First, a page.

Joblessness reaches Great Depression levels in Australia
20 June 2020
Official statistics released this week reveal that the real level of unemployment rose to 24.5 percent in May—as high as the 1930s Great Depression—and soared even higher among young workers.
Nearly 230,000 jobs were eliminated during the month, taking the total to almost one million in two months—the fastest job destruction in the history of capitalism in Australia.
Although some jobs returned in late May in retail and hospitality, many of these one million jobs will be lost forever, with the world economy plunging into its deepest and most protracted crash since the 1930s.
Moreover, the jobs that do survive will be subjected to severe cuts to wages and conditions as the ruling class exploits the COVID-19 pandemic to restructure employment relations with the help of the trade unions.
Overall, the Australian Bureau of Statistics (ABS) headline jobless rate jumped to 7.1 percent, or 927,600 workers. That rise from 6.4 percent still hides the true situation. Nearly 623,000 people dropped out of the workforce altogether in April and May. They stopped looking for work because of the sheer scale of the contraction.
The ABS noted that its official unemployment rate would be around 11.3 percent, or about 1.55 million workers, if everyone who lost their job in the past two months was still seeking work.
Even that figure is massively distorted by the government’s JobKeeper wage subsidy scheme, currently estimated to cover 3.3 million workers. They are not counted as unemployed even if they are working zero hours, while being paid a meagre $750 a week. If they were included, the jobless rate would be 24.5 percent, or nearly five million workers.
Once JobKeeper ends in September, the immense social crisis produced by this collapse will intensify because many employers will axe the jobs that have been artificially kept on their books. Prime Minister Scott Morrison’s government has made plain its intention to scrap JobKeeper then, regardless of the human impact.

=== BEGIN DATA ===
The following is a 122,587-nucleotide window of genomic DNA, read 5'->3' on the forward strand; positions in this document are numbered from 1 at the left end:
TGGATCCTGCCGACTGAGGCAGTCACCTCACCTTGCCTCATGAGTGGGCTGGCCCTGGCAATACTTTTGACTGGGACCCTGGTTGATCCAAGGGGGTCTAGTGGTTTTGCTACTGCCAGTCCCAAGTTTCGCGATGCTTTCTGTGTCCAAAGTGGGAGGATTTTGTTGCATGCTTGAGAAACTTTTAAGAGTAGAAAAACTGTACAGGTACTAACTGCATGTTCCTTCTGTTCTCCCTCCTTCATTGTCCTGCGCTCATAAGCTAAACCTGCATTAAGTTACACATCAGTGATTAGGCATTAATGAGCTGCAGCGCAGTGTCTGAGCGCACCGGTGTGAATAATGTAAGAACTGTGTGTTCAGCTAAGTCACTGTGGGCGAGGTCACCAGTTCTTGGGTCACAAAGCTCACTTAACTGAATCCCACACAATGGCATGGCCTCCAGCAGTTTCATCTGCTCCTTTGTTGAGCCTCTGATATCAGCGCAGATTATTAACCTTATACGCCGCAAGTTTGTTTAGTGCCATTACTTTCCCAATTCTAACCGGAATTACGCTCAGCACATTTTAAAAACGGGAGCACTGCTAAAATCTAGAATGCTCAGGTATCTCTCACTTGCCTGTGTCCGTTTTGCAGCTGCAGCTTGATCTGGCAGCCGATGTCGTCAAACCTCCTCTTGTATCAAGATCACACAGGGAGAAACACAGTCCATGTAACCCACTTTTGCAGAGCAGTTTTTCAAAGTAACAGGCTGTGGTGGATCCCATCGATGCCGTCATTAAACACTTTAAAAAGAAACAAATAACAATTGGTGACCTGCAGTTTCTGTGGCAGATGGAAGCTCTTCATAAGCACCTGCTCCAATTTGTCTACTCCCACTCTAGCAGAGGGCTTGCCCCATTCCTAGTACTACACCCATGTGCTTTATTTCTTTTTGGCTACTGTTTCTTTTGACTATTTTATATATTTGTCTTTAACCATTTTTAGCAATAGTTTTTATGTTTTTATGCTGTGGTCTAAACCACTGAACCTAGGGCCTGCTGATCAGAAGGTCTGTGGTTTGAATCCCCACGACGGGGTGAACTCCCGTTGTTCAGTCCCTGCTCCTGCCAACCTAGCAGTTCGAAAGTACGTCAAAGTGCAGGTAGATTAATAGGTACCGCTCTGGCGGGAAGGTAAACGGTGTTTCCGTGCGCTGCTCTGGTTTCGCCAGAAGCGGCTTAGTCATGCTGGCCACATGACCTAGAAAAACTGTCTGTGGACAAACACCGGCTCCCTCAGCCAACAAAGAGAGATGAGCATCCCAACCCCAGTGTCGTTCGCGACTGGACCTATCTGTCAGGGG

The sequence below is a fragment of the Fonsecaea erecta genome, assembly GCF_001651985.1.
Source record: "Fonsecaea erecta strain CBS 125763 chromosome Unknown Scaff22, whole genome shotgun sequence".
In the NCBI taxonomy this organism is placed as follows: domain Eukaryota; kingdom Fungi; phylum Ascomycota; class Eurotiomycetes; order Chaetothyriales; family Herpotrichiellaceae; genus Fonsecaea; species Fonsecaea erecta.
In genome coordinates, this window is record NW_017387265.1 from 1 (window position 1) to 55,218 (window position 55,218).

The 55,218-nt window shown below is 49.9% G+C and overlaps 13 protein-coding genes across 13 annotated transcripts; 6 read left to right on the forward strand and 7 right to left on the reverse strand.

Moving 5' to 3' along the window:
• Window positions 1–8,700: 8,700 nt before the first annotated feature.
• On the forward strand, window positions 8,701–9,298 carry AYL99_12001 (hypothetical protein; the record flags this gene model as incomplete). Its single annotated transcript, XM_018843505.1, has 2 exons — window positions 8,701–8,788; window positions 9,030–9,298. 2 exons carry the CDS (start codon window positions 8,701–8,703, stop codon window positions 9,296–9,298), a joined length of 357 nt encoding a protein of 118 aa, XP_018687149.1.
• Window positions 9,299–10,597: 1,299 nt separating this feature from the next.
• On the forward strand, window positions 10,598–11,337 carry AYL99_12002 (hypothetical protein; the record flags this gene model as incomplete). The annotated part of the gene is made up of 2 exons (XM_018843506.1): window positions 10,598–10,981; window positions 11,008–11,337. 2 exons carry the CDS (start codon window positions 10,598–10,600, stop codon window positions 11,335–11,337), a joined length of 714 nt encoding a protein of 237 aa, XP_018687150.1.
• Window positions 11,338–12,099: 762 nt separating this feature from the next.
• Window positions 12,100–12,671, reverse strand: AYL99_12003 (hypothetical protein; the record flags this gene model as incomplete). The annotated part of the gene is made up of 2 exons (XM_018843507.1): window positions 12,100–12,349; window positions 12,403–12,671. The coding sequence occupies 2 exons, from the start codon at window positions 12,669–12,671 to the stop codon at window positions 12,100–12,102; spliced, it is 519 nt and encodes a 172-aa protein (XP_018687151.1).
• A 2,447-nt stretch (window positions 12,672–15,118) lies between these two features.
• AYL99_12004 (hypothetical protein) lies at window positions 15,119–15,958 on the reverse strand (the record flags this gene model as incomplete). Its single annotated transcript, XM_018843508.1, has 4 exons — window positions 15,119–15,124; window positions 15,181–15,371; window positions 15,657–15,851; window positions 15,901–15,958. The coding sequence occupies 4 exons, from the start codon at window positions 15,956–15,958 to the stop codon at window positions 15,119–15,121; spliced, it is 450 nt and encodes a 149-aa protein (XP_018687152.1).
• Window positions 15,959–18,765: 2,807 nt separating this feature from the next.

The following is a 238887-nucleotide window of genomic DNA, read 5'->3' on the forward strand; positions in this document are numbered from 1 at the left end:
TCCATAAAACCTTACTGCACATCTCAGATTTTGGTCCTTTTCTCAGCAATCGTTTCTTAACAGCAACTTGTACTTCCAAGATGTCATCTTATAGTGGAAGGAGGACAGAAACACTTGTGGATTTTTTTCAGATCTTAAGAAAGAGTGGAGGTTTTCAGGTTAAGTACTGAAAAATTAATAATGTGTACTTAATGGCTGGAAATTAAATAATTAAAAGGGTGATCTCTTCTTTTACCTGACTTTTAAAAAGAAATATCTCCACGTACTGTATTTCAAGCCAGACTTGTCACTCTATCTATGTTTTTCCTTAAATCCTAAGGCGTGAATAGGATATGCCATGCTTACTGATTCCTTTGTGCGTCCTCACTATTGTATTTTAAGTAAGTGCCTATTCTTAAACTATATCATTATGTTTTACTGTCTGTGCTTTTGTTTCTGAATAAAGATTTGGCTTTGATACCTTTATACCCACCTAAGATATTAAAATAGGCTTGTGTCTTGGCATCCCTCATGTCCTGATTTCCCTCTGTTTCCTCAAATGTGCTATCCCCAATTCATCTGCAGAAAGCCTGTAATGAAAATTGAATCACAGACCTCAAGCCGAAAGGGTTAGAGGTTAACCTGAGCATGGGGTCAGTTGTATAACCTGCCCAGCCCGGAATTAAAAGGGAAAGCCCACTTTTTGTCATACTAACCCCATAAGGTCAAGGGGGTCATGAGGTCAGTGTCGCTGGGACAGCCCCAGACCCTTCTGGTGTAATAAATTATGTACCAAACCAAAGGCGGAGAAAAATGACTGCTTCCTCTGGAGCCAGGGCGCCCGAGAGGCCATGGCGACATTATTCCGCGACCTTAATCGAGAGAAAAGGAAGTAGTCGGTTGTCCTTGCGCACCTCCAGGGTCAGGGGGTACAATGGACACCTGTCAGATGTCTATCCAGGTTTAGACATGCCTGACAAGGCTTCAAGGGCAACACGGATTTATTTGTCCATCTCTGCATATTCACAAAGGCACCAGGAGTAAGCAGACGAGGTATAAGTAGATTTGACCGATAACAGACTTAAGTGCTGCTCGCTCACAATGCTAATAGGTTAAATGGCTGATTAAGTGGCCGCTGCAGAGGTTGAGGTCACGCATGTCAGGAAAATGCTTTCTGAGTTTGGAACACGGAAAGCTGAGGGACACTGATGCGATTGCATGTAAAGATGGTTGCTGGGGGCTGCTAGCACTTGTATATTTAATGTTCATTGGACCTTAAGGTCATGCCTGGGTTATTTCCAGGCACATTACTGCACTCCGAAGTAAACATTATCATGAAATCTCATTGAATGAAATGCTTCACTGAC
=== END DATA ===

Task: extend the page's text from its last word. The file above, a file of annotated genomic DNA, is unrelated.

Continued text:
Even according to the ABS, the combined unemployment and underemployment rates rose to a record high of 20.2 percent in May. In other words, around one in five workers, or 2.3 million people, had either lost their job or had reduced hours by May.
The situation for young workers, aged 15 to 24, was much worse. If every young person who had lost their job since March was counted as unemployed, rather than as dropping out of the workforce, the youth unemployment rate would be 26.5 percent.
The rate of youth “underutilisation” (the number of unemployed and underemployed) is now over 37 percent, but that number would be a staggering 48 percent if everyone who had lost their job was counted.
Even this statistic fails to measure the depth of the impact on an entire generation. For now, JobKeeper camouflages this as well. Per Capita, a corporate think tank, estimated that for the first time since the Great Depression almost two-in-three young workers do not have enough work to meet their needs.
To help big business exploit this crisis, the Liberal-National Coalition government has started to re-impose “mutual obligation” work tests on the 1.6 million workers currently trying to survive on $550-a-week JobSeeker dole payments.
Since June 9, those on the dole have been required to undertake at least one appointment with an employment service. Soon, they will be forced to start looking for non-existent work, and drastic penalties, including suspensions of JobSeeker payments, will be re-introduced. These measures are designed to compel jobless workers to accept any kind of employment, whether casual or part-time, on lower wages and conditions.